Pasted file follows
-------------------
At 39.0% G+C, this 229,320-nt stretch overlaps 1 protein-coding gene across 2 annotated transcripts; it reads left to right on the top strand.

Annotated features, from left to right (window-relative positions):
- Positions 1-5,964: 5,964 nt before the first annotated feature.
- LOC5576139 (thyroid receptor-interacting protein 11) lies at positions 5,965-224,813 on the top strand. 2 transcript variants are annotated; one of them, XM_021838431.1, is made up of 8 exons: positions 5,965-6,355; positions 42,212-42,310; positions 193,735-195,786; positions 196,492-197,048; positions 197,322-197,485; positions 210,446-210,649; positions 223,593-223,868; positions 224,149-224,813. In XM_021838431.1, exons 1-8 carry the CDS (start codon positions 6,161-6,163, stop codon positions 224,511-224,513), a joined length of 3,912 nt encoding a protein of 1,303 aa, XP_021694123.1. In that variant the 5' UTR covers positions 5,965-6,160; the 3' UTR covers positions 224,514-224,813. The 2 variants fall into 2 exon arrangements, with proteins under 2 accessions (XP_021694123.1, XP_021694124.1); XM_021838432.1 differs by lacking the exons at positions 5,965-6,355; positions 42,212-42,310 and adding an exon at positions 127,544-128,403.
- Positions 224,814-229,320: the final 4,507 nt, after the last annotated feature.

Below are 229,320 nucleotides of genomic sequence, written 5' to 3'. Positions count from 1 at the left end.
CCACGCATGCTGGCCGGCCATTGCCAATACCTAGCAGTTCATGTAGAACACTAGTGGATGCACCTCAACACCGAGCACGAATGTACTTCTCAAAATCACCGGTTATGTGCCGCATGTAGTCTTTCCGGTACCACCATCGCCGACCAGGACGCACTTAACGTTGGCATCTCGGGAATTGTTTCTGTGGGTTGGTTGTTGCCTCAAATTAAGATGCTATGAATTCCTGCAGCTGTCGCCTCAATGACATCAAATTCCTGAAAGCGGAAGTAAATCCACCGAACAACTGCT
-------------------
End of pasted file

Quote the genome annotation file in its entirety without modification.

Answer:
At 39.0% G+C, this 229,320-nt stretch overlaps 1 protein-coding gene across 2 annotated transcripts; it reads left to right on the top strand.

Annotated features, from left to right (window-relative positions):
- Positions 1-5,964: 5,964 nt before the first annotated feature.
- LOC5576139 (thyroid receptor-interacting protein 11) lies at positions 5,965-224,813 on the top strand. 2 transcript variants are annotated; one of them, XM_021838431.1, is made up of 8 exons: positions 5,965-6,355; positions 42,212-42,310; positions 193,735-195,786; positions 196,492-197,048; positions 197,322-197,485; positions 210,446-210,649; positions 223,593-223,868; positions 224,149-224,813. In XM_021838431.1, exons 1-8 carry the CDS (start codon positions 6,161-6,163, stop codon positions 224,511-224,513), a joined length of 3,912 nt encoding a protein of 1,303 aa, XP_021694123.1. In that variant the 5' UTR covers positions 5,965-6,160; the 3' UTR covers positions 224,514-224,813. The 2 variants fall into 2 exon arrangements, with proteins under 2 accessions (XP_021694123.1, XP_021694124.1); XM_021838432.1 differs by lacking the exons at positions 5,965-6,355; positions 42,212-42,310 and adding an exon at positions 127,544-128,403.
- Positions 224,814-229,320: the final 4,507 nt, after the last annotated feature.

Below are 229,320 nucleotides of genomic sequence, written 5' to 3'. Positions count from 1 at the left end.
CCACGCATGCTGGCCGGCCATTGCCAATACCTAGCAGTTCATGTAGAACACTAGTGGATGCACCTCAACACCGAGCACGAATGTACTTCTCAAAATCACCGGTTATGTGCCGCATGTAGTCTTTCCGGTACCACCATCGCCGACCAGGACGCACTTAACGTTGGCATCTCGGGAATTGTTTCTGTGGGTTGGTTGTTGCCTCAAATTAAGATGCTATGAATTCCTGCAGCTGTCGCCTCAATGACATCAAATTCCTGAAAGCGGAAGTAAATCCACCGAACAACTGCT